Tuesday, May 17, 2022

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Walks of Life

Driving for a living


A trucker, a bus driver, a car repairman and an elderly care transporter walk into a bar… Gas prices may be climbing, but that won’t stop those who spend their workday behind the wheel. Their services are essential and sacrifices many, but still, they wouldn’t trade their jobs for the world. Here are their stories. ♦

Regional trucker 

Anthony Keenan has driven for Liquid Trucking out of Omaha since February 2017.

He used to drive long-haul routes, but now he’s home nightly. Keenan says the craziest route he’s driven involved going from Omaha to Washington, back to Omaha and then to New Jersey and back without a break.

“The best part of the job is I get to see all over the country, and the pay is good. The worst part is being away from my family,” Keenan says.

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It’s also physically hard to sit for long periods of time. Truckers have a greater incidence of musculoskeletal problems from sitting, as well as a higher risk of deep vein thrombosis.

“I wish people knew how much truck drivers sacrifice for the job and that, when you see one on the road, it’s important to be courteous. But it’s the right job for me, and I do plan on driving until I retire.”

Source: Johnston Living April 2022; 
by Ashley Rullestad

School bus driver

Brenda Wilson is one of 14 female bus drivers in the Indianola Community School District. She was nervous about taking the exam for her Class B Commercial Driver’s License, but earned it in August 2020.

“The thought of maneuvering such a huge vehicle scared the living daylights out of me,” she says, laughing.

She says the interaction with the kids is the best part of her job.

As for dealing with inclement weather — particularly snow — Wilson was nervous at first, but it only took one time getting stuck on a country road to find out just how quickly “base” was responsive at getting her out. She has gained much confidence knowing that drivers have the back up and help when needed.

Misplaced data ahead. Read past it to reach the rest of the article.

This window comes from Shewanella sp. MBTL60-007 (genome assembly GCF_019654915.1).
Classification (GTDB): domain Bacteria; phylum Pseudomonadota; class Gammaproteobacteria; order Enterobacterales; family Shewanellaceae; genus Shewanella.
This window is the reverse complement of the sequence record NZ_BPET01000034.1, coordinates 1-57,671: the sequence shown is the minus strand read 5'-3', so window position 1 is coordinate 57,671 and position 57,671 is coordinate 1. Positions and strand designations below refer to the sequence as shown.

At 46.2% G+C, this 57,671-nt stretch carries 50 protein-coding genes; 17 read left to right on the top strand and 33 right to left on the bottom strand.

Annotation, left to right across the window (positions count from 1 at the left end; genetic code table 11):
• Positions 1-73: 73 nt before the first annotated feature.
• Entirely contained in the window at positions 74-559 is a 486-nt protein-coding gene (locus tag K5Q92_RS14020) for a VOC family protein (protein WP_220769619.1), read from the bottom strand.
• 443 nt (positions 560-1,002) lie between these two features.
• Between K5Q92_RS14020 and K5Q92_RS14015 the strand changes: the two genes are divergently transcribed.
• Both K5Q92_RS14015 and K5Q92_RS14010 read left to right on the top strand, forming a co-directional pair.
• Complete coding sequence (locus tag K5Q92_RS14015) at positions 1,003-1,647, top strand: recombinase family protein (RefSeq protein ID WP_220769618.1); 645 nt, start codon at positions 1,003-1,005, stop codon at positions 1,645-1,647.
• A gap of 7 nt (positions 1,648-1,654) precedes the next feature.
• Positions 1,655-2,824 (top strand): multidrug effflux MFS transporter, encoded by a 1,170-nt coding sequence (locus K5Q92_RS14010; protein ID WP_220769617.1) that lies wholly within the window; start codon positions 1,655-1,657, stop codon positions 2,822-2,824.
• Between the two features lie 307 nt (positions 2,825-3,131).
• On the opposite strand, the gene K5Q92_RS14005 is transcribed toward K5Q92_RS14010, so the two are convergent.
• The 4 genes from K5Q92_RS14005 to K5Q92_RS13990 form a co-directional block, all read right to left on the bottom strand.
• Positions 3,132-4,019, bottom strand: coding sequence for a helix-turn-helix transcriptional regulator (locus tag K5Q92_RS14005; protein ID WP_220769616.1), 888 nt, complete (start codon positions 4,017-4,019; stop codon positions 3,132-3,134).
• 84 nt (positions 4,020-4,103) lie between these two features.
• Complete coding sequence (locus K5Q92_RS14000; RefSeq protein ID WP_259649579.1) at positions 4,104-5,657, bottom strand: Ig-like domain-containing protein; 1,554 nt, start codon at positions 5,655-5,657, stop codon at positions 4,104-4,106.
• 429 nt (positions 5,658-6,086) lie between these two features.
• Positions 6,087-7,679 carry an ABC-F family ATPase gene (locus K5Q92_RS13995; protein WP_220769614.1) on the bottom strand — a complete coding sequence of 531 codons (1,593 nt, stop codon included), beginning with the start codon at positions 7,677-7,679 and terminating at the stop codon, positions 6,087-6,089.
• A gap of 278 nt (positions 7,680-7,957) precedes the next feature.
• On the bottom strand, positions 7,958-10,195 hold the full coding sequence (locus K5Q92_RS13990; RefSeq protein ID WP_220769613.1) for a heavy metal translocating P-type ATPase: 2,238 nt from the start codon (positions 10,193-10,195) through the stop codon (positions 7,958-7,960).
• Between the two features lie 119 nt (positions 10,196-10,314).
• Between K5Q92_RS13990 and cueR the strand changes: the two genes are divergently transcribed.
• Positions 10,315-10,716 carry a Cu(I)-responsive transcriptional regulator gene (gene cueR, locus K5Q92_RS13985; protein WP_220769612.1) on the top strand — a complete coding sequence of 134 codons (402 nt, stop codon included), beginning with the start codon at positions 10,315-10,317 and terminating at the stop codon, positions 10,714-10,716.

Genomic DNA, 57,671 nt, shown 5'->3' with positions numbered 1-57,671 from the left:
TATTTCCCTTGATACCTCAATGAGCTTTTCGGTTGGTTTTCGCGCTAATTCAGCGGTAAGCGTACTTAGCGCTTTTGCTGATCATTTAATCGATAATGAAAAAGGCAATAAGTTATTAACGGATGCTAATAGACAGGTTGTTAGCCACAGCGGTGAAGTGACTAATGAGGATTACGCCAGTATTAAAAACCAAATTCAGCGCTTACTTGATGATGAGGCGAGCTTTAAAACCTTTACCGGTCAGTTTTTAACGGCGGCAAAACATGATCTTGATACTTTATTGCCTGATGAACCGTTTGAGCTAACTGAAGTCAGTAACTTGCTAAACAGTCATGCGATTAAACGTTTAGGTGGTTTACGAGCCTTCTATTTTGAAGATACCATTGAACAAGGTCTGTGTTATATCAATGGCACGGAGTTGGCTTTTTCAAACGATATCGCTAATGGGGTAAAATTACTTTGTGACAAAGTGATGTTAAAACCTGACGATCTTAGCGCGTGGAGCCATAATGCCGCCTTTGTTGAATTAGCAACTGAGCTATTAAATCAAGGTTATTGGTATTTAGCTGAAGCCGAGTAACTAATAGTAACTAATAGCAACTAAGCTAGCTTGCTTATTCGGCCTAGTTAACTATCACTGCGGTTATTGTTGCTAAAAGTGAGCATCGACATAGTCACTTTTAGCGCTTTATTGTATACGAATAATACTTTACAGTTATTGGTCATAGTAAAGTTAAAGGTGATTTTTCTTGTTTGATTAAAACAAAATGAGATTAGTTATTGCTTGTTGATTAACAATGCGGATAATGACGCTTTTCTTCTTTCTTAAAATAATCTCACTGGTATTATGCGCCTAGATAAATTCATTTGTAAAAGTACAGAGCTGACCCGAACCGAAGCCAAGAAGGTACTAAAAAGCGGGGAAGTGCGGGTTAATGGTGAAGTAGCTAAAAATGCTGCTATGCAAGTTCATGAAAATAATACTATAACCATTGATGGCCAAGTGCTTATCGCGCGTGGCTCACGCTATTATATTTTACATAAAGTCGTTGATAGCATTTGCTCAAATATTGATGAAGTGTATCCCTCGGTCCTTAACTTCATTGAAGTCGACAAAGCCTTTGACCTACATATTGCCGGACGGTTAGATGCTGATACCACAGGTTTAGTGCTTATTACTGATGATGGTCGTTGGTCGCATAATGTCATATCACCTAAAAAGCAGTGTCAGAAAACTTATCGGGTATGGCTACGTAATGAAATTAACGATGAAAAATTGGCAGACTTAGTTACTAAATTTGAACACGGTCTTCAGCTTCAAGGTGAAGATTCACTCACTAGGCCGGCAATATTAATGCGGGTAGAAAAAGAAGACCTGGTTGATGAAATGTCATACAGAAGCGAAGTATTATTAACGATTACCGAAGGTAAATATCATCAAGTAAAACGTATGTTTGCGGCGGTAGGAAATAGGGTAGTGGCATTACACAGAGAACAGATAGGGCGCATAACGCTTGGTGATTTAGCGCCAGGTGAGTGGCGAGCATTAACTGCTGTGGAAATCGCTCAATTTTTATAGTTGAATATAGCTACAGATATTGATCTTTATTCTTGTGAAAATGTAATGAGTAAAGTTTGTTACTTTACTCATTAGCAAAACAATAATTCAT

“The support of everyone in transportation is overwhelming, and I would recommend this position to anyone,” she says. “Testing is so worth it to be with these kiddos each day.”

Source: Indianola Living April 2022; 
by Becky Kolosik

Roadside assistance 

If you ask Josh Haynes about the best part of running a mobile car repair business, as well as towing and offering roadside assistance for AAA, he’ll answer simply: the variety. 

“Every day is different,” he says. “I might be in the shop swapping an engine one day and down at the marina fixing a boat the next.”

Haynes’ favorite memory from his experiences thus far was when he was called to tow a car for a couple of women who had broken down on the side of the road and needed to get the car from Winterset to Des Moines. 

“On the way to drop it off, they talked about how they had visited almost every state, and this was their first time to Iowa,” he recalls. “They marveled at how nice and helpful everyone in Winterset had been and how it had completely changed their view on how the world can be.”

Source: Winterset Living April 2022; 
by Lindsey Giardino

Elderly care transport

Nichole Phillips’ passion for older folks stems from a love of her grandparents — a love that takes her business on the road. Phillips is owner of Compassionate Care Transportation, where she provides transportation, primarily for seniors.

“My grandparents were a huge inspiration in my life, and I wanted to give back,” she says.

Her service doesn’t include wheelchair transportation; however, she offers door-to-door drop off. For example, she’ll walk her client to his or her appointment location, as many medical complexes are difficult to navigate.

Phillips enjoys the stories the seniors share with her.

“I drove a 99-year-old man to meet with his friends for lunch. He shared that he was going skydiving on his 100th birthday,” she says. “It made me smile.”

Building relationships is important, Phillips says.

“Hearing their stories and learning from them — they have so much wisdom,” she reflects. “I’ve met a lot of wonderful people.”

Source: Jordan Creek Living April 2022; 
by Jackie Wilson


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